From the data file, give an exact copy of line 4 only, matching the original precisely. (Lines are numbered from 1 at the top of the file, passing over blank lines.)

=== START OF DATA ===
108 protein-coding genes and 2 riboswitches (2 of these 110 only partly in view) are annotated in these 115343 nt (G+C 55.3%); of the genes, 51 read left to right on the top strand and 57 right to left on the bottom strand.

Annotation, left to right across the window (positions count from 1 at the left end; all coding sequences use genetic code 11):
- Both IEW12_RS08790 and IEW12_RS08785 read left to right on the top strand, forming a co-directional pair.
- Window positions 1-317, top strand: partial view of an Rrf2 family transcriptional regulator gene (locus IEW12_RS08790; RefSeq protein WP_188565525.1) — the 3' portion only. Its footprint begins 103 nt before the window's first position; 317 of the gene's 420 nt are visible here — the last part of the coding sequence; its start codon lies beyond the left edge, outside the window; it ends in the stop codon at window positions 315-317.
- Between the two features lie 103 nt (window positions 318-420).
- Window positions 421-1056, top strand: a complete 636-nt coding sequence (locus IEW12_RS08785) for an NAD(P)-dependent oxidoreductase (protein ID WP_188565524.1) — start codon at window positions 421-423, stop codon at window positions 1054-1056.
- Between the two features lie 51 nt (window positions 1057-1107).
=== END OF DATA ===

- Window positions 1-317, top strand: partial view of an Rrf2 family transcriptional regulator gene (locus IEW12_RS08790; RefSeq protein WP_188565525.1) — the 3' portion only. Its footprint begins 103 nt before the window's first position; 317 of the gene's 420 nt are visible here — the last part of the coding sequence; its start codon lies beyond the left edge, outside the window; it ends in the stop codon at window positions 315-317.